Home > Ball Sports > Playing Cricket With a Disability

Playing Cricket With a Disability

By: Mike Kiely BA (hons) - Updated: 14 Feb 2017 | comments*Discuss
Cricket Disability Player Official

Memories of England’s triumphant retention of the Ashes last summer have been made all the more distant by the severe chill of the winter months. However, the first optimistic rays of sunshine are breaking through the clouds. Once you hear the distant buzz of the lawnmower, you know that the cricket season is once again upon us.

This year promises another exciting season, not least with the visits to Britain of the national sides of Australia, Pakistan and Bangladesh. That same excitement can be found among those speculating upon how the domestic campaign will unfold, too.

Satellite television contracts have made superstars of today’s generation of international stars, who have inspired young and old to both play and spectate. Cricket lovers with a disability are no different in terms of their passion for the game, and never has there been more opportunities for them to become involved, either as player, official or support personnel such as groundstaff or scorer.

Grassroots of the Game

Initiatives to increase participation include professional clubs such as Surrey and Lancashire. Surrey, for example, compete at schools, club and county level. In the north-west, Lancashire are keen to ensure that from the grassroots of the game up to and including the elite level, players with a disability have every chance to fulfil their potential. And elite means just that, with both England blind and deaf squads, for example, competing at international level.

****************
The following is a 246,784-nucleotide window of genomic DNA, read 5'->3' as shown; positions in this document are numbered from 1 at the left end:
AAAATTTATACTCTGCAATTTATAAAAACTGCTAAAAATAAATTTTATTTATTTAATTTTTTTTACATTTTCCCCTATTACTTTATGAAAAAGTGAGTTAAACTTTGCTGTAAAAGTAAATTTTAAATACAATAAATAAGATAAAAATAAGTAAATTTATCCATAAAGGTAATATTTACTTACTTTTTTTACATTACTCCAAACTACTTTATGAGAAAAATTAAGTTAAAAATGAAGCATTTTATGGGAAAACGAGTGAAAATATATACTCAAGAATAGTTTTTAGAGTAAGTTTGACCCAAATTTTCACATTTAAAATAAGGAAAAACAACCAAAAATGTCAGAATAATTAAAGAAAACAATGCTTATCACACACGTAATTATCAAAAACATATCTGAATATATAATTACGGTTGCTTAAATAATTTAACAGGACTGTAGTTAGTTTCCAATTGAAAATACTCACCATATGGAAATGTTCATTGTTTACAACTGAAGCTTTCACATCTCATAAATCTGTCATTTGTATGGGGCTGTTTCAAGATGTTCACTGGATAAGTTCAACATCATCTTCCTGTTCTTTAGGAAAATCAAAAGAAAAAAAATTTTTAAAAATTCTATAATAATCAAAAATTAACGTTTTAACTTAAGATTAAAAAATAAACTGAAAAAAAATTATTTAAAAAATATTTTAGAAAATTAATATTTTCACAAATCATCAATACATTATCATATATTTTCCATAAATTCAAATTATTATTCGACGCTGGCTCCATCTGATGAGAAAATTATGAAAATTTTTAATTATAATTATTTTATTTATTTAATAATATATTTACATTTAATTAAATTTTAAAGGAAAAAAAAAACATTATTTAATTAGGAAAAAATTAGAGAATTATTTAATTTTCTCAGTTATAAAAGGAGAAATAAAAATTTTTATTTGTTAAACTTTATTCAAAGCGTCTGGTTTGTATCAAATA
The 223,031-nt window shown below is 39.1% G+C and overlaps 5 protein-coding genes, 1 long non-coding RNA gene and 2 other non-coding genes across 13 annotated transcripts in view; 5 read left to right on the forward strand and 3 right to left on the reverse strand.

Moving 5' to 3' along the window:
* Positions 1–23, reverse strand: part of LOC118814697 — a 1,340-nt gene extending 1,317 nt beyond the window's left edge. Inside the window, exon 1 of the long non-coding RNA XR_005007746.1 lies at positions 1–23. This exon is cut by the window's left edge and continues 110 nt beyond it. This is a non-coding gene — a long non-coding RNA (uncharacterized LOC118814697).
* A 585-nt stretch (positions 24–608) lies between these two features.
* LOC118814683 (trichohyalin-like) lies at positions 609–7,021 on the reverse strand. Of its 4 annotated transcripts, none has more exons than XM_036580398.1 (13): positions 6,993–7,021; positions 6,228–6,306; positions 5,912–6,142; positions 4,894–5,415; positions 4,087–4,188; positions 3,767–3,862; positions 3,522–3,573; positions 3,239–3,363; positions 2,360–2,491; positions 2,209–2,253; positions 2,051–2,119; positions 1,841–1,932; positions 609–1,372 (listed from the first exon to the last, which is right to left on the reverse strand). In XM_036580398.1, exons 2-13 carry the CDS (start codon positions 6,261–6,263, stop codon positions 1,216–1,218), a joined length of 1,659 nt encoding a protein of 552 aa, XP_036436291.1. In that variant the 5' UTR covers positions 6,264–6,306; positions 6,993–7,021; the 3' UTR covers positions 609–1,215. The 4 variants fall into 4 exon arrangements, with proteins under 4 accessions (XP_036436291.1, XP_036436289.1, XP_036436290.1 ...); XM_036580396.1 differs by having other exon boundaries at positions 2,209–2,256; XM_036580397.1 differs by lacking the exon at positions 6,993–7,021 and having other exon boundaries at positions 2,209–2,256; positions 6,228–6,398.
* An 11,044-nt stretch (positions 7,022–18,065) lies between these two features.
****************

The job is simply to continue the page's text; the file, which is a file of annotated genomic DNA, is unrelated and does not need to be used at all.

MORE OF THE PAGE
Players with a disability follow many of the regulations enshrined in the Laws of Cricket laid out by the guardian of the world game, the Marylebone Cricket Club (MCC). However, due to the restrictions placed on them by their individual disabilities in terms of game play, modifications have had to be made.

So, for example, blind players are categorised depending upon how severe their impairment is – from little or no sight, up to an acuity of 6-60 (they are able to see at six metres what a fully sighted person can see at 60m) with teams required to field a requisite number of players from each of the three designated categories.

International Level

Similarly, deaf players must have a loss of hearing of 55 decibels or less in their better ear in order to be eligible to play, while those with a learning disability must be judged to have an IQ of 75 or less. As yet, there is no code that would allow players competing in physical disability cricket to play at international level. UK-based players compete using the profiling system for athletes with physical impairments as laid down by Disability Sports Events, a division of the umbrella body of disability sport in England.